Session Title: Virtual Poster Hall
Session Time: None. Available on demand.
Disclosures: Andrew R. Minkley, MD: No financial relationships or conflicts of interest
Case Description: 41-year-old male with a 23-year history of incomplete lumbar paraplegia presenting with progressive sensory and motor deficits, urinary retention, dysphagia and diplopia whose symptoms initially started 15 years prior to presentation.
Setting: Tertiary Care Center
Patient: 41-year-old male with L2 ASIA impairment scale (AIS) D spinal cord injury secondary to a gunshot wound Assessment/
Results: MRI of the brain was unremarkable, with no evidence of infarction, Chiari malformation or hydrocephalus. However, MRI of the entire spine demonstrated a holocord syrinx extending from the medulla through the conus at L2-3. A videofluoroscopic swallow study showed mild pharyngeal dysphagia without evidence of aspiration. Despite a successful syringosubarachnoid shunt placement and subsequent inpatient rehabilitation stay, the patient did not show any significant return of motor or sensory function, though he did report subjective improvement in his swallowing function. ISNCSCI was C1 AIS D at the time of discharge from rehabilitation.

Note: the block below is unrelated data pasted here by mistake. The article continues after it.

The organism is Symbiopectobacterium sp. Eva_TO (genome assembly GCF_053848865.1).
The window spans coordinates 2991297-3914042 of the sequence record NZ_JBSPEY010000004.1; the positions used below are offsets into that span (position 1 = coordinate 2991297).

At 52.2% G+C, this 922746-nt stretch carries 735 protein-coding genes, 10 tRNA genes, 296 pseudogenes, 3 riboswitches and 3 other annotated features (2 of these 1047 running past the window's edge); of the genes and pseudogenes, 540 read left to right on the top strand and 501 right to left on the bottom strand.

Discussion: Post-traumatic syringomyelia is a well-recognized late complication of spinal cord injury, with an estimated prevalence of over 50% in all spinal cord injury cases. Symptomatic syringomyelia only presents in 1-7% of cases, and holocord involvement of the syrinx occurs even more rarely, with only a few cases reported in the literature. Here we present a rare case of holocord syringomyelia with bulbar involvement.
Conclusion: Timely recognition of the signs and symptoms of progressive syringomyelia is important to prevent extensive and potentially irreversible neurologic damage, particularly in those demonstrating bulbar dysfunction and signs of holocord involvement. Clinicians must remain vigilant when working up new neurologic deficits in a patient with distant spinal cord injury.
Level of Evidence: Level V
To cite this abstract in AMA style:Minkley AR, Leung A, Junn C. Holocord Post-Traumatic Syringomyelia Presenting with Bulbar Involvement: A Case Report [abstract]. PM R. 2020; 12(S1)(suppl 1). https://pmrjabstracts.org/abstract/holocord-post-traumatic-syringomyelia-presenting-with-bulbar-involvement-a-case-report/. Accessed September 24, 2023.
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